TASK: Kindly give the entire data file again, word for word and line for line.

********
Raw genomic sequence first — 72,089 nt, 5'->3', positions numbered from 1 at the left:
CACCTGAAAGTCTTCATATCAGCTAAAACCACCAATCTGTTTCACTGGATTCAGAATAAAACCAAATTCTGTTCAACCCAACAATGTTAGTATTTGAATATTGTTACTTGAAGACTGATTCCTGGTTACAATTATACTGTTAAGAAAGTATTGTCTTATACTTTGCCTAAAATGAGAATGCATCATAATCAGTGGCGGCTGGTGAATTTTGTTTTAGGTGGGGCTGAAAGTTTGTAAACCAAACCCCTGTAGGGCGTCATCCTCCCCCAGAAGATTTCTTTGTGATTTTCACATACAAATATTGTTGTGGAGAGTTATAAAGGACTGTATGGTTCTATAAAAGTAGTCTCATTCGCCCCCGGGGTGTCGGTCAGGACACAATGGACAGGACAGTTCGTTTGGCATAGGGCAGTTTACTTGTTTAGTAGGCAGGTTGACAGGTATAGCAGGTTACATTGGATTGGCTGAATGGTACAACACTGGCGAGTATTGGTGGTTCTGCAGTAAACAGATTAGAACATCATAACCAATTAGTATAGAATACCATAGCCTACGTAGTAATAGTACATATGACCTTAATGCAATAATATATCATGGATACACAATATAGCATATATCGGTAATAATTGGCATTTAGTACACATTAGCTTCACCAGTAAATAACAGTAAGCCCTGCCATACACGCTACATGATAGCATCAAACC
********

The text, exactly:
Raw genomic sequence first — 72,089 nt, 5'->3', positions numbered from 1 at the left:
CACCTGAAAGTCTTCATATCAGCTAAAACCACCAATCTGTTTCACTGGATTCAGAATAAAACCAAATTCTGTTCAACCCAACAATGTTAGTATTTGAATATTGTTACTTGAAGACTGATTCCTGGTTACAATTATACTGTTAAGAAAGTATTGTCTTATACTTTGCCTAAAATGAGAATGCATCATAATCAGTGGCGGCTGGTGAATTTTGTTTTAGGTGGGGCTGAAAGTTTGTAAACCAAACCCCTGTAGGGCGTCATCCTCCCCCAGAAGATTTCTTTGTGATTTTCACATACAAATATTGTTGTGGAGAGTTATAAAGGACTGTATGGTTCTATAAAAGTAGTCTCATTCGCCCCCGGGGTGTCGGTCAGGACACAATGGACAGGACAGTTCGTTTGGCATAGGGCAGTTTACTTGTTTAGTAGGCAGGTTGACAGGTATAGCAGGTTACATTGGATTGGCTGAATGGTACAACACTGGCGAGTATTGGTGGTTCTGCAGTAAACAGATTAGAACATCATAACCAATTAGTATAGAATACCATAGCCTACGTAGTAATAGTACATATGACCTTAATGCAATAATATATCATGGATACACAATATAGCATATATCGGTAATAATTGGCATTTAGTACACATTAGCTTCACCAGTAAATAACAGTAAGCCCTGCCATACACGCTACATGATAGCATCAAACC